Commentary: Victims in Sandusky case displayed uncommon bravery
Columnist Derrell Connor weighs in on the Jerry Sandusky trial
By Derrell Connor
Special To Channel 3000
After tormenting at least 10 boys and possibly untold others for decades, Jerry Sandusky finally gets to pay for the pain and agony that he caused these now young adults and their families.
Using The Second Mile, an organization that was founded by Sandusky to help troubled youth as an opportunity to prey on them, Sandusky revealed himself to be the worst kind of man, one that would deliberately and selfishly steal the innocence of children to satisfy his own perverted desires.
But first, there had to be a trial. Sandusky simply couldn't bring himself to admit guilt and skip the formalities. No, he had to plead not guilty, thus forcing these young men to have to take the stand and testify and relive what had been done to them by this evil, sick man. And testify they did, one by one, giving detailed accounts of how Sandusky, who called himself the "tickle monster" would befriend them, touch them inappropriately to gauge their reactions, take showers with them and have sex with them in the basement of his home while his wife was upstairs. And when the team traveled to bowl games, the former Penn State defensive coordinator often took a young boy along, raping him in hotel rooms.
Sandusky didn't even have the courage to face his accusers at trial, deciding at the last minute not to testify on the advice of his attorneys. Maybe that decision had something to do with the fact that Matt Sandusky, Jerry's adopted son, came forward and spoke about his own abuse at the hands of his father. Maybe it was because Sandusky's defense team felt that the deck was stacked against him, and it served no purpose for him to testify. Or maybe he was just plain scared. We'll probably never know, but what we do know is that these young men had the strength and resolve to face their monster and describe what he did to them, with an entire nation paying attention.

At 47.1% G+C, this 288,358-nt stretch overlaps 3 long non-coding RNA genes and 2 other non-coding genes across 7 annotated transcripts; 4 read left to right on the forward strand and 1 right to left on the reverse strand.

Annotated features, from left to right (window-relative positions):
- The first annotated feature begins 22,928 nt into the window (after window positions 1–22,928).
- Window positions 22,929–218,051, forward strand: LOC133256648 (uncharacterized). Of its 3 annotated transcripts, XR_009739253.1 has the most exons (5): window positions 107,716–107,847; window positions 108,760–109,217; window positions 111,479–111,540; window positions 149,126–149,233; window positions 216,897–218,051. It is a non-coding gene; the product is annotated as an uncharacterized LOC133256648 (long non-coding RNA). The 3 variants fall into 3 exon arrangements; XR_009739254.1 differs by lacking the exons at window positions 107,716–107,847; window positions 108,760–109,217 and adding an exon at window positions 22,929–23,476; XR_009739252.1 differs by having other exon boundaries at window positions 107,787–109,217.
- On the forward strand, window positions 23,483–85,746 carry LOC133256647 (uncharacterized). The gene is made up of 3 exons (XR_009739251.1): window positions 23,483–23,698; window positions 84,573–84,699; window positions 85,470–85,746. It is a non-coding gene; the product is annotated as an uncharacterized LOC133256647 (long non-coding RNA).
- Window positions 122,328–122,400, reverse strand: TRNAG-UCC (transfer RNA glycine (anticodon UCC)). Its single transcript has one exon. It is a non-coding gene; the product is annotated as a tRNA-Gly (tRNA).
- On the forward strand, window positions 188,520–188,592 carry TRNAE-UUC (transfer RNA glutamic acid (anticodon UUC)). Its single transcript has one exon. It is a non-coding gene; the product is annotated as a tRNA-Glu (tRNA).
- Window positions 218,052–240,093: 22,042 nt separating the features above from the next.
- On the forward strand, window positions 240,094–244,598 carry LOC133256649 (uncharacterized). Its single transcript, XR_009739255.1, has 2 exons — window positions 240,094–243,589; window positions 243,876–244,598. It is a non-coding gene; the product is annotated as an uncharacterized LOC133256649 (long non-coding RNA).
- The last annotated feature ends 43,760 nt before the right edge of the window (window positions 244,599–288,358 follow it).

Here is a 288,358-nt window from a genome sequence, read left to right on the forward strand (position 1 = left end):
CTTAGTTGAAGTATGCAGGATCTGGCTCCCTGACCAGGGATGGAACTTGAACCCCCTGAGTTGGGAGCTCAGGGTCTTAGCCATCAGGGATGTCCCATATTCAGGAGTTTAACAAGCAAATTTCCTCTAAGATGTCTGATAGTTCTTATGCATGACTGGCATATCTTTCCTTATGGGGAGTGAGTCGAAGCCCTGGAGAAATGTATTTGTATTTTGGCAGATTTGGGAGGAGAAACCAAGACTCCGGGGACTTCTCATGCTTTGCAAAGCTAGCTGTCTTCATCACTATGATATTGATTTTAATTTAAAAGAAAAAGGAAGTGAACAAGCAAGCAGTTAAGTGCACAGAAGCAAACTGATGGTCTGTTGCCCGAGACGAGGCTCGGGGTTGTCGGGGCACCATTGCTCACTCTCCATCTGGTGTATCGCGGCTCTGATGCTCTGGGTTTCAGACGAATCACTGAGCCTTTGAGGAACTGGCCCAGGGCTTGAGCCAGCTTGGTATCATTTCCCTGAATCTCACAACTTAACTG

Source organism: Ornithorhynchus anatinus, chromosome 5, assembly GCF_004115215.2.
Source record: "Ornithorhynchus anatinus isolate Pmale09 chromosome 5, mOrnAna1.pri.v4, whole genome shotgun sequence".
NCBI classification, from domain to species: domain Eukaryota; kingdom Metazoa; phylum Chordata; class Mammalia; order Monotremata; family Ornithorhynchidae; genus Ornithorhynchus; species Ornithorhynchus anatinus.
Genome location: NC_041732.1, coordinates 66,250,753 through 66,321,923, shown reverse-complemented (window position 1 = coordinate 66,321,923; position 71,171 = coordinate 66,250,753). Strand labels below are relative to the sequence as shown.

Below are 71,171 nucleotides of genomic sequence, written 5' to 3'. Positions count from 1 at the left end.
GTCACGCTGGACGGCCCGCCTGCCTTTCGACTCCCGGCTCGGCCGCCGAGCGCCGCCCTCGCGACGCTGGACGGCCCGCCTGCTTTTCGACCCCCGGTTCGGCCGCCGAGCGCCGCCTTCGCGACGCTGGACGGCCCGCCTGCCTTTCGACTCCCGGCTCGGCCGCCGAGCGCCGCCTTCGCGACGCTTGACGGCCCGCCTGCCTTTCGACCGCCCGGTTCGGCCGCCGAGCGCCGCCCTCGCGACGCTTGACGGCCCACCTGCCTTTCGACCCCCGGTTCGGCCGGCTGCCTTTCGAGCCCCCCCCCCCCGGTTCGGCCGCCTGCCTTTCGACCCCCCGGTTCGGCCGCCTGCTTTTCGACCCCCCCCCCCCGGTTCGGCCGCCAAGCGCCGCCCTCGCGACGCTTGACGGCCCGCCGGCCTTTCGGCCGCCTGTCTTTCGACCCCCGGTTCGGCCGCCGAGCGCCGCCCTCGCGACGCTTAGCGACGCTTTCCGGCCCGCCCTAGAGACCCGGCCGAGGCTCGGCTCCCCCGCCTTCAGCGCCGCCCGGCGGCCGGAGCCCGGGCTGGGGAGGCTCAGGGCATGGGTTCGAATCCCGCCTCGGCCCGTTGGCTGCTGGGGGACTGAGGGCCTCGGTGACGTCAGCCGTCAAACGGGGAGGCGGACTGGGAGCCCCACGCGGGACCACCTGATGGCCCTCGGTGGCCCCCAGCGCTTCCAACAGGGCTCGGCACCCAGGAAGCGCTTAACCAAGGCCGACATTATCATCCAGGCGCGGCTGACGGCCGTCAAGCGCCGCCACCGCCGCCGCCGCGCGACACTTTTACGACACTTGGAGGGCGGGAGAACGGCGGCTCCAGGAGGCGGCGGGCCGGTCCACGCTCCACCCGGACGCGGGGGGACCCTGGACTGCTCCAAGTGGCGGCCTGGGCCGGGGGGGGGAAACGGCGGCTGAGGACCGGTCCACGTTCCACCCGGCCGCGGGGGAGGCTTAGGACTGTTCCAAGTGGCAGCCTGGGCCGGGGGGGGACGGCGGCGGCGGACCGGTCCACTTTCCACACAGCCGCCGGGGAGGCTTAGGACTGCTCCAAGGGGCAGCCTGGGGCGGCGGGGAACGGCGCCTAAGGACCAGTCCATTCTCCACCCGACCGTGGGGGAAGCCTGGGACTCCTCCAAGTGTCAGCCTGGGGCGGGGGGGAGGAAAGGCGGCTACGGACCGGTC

Growing up as a Penn State football fan, I sometimes wondered why a coach who has played a key role in two national championships never seemed to be interested in a head coaching job, or was never highly sought after for one. Could it be that there were whispers around college football about Sandusky for years? Or was it Sandusky himself that scoffed at offers, preferring to stay at Penn State and The Second Mile, where he had the perfect set up to befriend and later abuse young boys?
Over the next several months there will continue to be questions asked about who knew what, when did they know and, most importantly, what did they do about it. The accounts of former assistant coach Mike McQueary and former head coach Joe Paterno have been well documented, but what about other school officials? How far and deep does the cover up go? There are currently several investigations under way, with a plethora of civil suits forthcoming against Penn State University I'm sure.
As for these young men, their bravery can never be understated. Coming forward with stories of abuse is an extremely difficult thing to do, especially when it's in the public eye. I hope that these 10 young men, and others who step forward in the future, get the help they need.
In about 90 days, Sandusky will be sentenced. Prior to that, there will be an opportunity to confront him one last time. Let's hope that everyone involved will get some much-needed closure, and take comfort in the fact that Jerry Sandusky is going to prison.
Derrell Connor works in the insurance industry in Madison and hosts a weekly radio show on WIBA AM. His column will run the second and fourth Thursday of the month on Channel 3000.
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